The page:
Another way to see changes occurring in Glen Canyon is to do a backpacking trip. There are several trailheads out of the Hole in the Rock Road that can get you down to below high water, the most popular being Crack in the Wall via Coyote Gulch. Another excellent one is 50 Mile Canyon. In these canyons, one can expect bubbling annual creeks, towering sandstone walls, rock art, and interesting changes below the historic reservoir level. In places like 50 Mile, it is astonishing to understand what the reservoir once drowned, and what we are able to experience now. The way to know if you’re in the restoration zone is to have a GPS and see when you’re below elevation 3700 feet above sea level. 

Speaking of GPS… Both of these require 7-10 miles of hiking each way to reach the historic high water mark. The trips should be treated as backcountry trips, and not to be taken lightly: bring a way to treat water, be prepared to transport waste out of the canyons, and follow trails whenever possible to limit impacts. Travelers should be well-versed in desert backcountry travel and should have a plan in case of an accident. Mapping tools are of the utmost importance. 

On the Reservoir  

The most efficient way to see restoring canyons is to use the current reservoir, Lake Powell, to either paddle or motor to sites of interest. This is less of a wilderness experience than the previous two, but still an interesting trip nonetheless and a good way to quickly get into places we once thought lost.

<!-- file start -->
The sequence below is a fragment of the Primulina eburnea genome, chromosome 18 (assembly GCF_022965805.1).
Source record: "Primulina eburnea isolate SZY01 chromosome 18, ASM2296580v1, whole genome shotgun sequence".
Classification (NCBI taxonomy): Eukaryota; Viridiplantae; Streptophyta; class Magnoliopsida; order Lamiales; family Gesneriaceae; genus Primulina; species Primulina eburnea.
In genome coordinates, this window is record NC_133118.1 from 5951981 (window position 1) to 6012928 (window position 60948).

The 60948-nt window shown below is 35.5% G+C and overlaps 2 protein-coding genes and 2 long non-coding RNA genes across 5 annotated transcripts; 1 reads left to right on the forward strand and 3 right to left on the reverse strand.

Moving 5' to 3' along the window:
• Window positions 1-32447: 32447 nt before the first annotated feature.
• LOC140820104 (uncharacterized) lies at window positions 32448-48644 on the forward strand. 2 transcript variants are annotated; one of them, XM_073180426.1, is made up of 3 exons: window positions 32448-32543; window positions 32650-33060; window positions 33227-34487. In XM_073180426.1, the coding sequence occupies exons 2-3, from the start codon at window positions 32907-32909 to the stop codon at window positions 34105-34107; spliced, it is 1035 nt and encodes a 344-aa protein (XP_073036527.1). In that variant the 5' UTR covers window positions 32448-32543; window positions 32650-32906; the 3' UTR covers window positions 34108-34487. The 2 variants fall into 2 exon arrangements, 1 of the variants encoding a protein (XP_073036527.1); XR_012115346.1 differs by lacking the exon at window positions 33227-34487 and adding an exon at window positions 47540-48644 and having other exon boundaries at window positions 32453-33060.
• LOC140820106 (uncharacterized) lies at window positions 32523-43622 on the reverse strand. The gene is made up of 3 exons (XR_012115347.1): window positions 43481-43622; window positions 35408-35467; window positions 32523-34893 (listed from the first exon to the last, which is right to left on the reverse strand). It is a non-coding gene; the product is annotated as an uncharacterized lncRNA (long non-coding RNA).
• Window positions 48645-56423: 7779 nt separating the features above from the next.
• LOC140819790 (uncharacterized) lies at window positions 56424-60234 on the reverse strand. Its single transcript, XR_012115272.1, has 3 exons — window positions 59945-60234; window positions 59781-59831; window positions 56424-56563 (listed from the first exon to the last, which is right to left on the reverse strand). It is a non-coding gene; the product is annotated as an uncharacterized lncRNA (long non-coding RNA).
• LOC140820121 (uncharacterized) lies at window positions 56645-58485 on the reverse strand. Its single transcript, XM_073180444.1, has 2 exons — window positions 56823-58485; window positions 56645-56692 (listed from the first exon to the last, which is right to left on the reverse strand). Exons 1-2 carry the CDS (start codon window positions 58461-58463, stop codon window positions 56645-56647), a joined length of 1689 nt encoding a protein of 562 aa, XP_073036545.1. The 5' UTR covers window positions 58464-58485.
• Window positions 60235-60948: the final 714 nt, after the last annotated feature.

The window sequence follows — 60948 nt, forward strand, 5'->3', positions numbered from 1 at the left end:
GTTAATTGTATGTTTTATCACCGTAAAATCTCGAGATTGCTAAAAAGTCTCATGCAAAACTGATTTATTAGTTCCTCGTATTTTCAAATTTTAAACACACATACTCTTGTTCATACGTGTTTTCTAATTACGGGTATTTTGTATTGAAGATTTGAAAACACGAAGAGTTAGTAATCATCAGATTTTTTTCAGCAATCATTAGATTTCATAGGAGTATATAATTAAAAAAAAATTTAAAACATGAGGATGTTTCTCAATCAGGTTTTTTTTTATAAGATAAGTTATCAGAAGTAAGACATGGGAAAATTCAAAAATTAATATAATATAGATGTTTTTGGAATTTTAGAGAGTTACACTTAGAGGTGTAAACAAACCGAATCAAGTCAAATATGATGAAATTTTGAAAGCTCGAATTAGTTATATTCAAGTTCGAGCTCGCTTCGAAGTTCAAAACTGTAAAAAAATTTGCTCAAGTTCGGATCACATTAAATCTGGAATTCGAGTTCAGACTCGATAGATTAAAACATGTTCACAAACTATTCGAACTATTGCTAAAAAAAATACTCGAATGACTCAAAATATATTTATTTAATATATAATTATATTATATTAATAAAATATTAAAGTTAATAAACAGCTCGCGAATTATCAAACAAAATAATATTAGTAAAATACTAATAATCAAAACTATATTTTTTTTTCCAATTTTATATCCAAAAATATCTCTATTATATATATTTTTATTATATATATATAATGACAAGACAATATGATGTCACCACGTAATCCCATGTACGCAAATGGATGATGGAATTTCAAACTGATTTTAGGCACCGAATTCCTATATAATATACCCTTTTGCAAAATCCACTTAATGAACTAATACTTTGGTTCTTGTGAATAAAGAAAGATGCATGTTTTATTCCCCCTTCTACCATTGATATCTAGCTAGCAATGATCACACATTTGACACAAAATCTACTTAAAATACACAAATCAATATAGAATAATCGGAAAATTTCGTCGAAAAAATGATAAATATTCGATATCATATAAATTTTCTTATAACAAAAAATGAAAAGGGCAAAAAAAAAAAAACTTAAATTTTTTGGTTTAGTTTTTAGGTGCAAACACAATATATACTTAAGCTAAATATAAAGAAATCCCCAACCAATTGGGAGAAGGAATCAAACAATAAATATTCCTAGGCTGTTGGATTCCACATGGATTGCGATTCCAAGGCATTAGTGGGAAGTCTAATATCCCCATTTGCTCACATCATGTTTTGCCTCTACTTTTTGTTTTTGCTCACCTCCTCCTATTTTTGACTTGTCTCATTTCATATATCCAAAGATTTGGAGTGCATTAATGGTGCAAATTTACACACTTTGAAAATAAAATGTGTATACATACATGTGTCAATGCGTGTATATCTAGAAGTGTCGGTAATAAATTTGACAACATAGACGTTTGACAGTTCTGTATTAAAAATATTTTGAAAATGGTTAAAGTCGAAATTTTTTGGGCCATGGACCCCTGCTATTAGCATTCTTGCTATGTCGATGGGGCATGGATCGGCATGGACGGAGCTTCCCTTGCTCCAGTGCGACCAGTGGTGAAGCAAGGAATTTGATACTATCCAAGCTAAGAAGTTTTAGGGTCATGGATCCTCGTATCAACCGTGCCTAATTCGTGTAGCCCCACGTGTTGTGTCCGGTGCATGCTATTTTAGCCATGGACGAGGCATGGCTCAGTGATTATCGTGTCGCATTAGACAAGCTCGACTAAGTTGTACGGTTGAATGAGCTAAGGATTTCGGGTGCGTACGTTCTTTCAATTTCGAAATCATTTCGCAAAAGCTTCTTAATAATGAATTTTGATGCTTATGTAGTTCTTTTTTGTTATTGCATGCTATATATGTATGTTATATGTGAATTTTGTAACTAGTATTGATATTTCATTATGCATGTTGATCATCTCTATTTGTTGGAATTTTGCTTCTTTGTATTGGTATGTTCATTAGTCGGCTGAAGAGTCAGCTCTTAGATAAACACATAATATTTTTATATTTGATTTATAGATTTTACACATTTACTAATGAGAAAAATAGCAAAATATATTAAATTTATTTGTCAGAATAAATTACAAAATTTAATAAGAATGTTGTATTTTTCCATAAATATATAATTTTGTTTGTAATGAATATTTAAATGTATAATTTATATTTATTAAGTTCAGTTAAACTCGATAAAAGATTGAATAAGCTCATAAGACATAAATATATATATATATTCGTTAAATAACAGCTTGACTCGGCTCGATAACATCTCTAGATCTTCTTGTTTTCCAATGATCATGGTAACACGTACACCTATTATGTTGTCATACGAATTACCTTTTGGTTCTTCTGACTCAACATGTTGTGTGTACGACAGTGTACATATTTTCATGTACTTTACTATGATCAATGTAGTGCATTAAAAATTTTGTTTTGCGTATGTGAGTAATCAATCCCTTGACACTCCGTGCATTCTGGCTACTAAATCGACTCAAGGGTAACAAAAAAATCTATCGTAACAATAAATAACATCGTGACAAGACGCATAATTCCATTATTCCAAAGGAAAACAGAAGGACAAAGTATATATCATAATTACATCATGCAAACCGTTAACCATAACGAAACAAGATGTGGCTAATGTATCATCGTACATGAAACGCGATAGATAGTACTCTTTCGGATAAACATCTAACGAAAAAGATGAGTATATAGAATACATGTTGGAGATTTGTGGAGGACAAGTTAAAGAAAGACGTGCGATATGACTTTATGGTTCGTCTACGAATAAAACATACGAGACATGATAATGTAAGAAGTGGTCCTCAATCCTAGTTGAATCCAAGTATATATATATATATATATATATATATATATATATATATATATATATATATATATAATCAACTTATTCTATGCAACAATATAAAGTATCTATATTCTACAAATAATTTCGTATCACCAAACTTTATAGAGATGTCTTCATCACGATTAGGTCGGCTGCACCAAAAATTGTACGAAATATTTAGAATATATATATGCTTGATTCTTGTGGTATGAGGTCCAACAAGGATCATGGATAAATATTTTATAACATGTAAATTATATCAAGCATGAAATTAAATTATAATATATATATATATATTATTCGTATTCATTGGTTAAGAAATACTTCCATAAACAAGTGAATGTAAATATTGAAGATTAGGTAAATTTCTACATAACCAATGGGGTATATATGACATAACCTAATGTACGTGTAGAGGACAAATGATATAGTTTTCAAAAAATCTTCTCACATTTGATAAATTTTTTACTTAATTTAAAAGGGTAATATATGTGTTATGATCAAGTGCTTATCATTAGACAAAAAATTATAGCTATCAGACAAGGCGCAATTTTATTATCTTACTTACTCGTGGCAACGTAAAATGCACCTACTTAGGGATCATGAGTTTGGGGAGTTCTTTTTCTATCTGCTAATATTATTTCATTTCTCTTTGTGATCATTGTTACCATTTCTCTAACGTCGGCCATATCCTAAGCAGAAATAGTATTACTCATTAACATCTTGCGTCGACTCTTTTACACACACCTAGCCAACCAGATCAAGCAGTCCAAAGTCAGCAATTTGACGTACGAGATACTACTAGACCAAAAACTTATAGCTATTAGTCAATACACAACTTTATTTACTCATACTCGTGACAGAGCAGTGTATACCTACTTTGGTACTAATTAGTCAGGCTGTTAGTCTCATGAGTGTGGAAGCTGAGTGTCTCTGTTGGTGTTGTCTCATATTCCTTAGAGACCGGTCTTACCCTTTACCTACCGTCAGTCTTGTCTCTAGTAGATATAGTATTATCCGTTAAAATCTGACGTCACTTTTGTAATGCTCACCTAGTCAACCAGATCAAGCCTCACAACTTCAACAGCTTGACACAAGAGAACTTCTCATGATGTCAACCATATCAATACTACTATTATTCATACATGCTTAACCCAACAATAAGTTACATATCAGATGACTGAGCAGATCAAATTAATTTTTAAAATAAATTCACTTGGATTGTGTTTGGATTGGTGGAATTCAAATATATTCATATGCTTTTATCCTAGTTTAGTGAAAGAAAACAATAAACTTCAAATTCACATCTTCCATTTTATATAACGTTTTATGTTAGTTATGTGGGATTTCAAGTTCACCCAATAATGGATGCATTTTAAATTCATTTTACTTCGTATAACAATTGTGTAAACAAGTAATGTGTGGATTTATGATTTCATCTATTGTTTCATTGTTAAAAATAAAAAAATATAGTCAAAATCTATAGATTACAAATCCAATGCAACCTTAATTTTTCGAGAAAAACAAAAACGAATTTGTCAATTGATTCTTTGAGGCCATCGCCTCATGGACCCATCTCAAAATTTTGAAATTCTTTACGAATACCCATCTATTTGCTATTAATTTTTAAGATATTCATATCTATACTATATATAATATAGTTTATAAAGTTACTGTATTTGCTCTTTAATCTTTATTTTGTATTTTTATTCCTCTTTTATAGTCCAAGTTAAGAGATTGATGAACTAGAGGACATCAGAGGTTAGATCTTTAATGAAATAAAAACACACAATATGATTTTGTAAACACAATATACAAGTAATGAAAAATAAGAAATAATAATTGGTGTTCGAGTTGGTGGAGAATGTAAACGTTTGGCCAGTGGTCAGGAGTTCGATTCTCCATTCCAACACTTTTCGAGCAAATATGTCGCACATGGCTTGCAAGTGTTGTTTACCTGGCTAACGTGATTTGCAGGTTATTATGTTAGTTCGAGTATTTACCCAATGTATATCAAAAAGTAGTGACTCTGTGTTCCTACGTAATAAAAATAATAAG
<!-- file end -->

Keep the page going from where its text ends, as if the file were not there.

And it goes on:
River runners and scientists evaluating a map of Lake PowellMost trips will start at the Bullfrog Marina. If you are going to paddle, canoe or kayak, there are a couple of canyons that are a reasonable day paddle away, like Moqui, Halls, or Lake. Each of those has great uncovered features that are worth exploring. 

If you are able to rent (from the Lake Powell Marinas operated by Aramark) or launch a motorboat, you can travel further up or down the canyon. The Escalante Arm of the reservoir holds Cathedral in the Desert in Clear Creek Canyon, amazing arches and bridges in 50 Mile and Davis, as well as the Escalante Delta, to see what a returning river looks like. It’s a surreal, strange, and rapidly changing landscape down there. But, life finds a way – native plants are returning to the canyons, and we have an amazing opportunity to see the place anew. 

For a reservoir trip, you can find water updates here. Like backcountry trips, travelers should be very prepared for changing conditions, primarily strong winds that can become very dangerous. 

What to do with all of this

There are some good resources about this changing landscape. The Returning Rapids Project has been surveying the return of the river in lower Cataract Canyon and upper Glen Canyon and has published annual field binders to help us understand those changes. Glen Canyon Institute has been working diligently to document changes in the region. All of the work of these groups is to advocate for the landscape: to champion a future where we uphold natural values over trying to control the river in an unsustainable way. 



Jack Stauss WriterJack Stauss moved to Salt Lake City in 2008 in pursuit of big mountains and wide-open spaces. He has spent the last several years both enjoying and advocating for public lands and free-flowing rivers. While he’s not typing on his keyboard, he will be backcountry skiing in the Wasatch or exploring Utah’s wild deserts. Read some of his environmental musings at or follow him at @jackstauss on Instagram.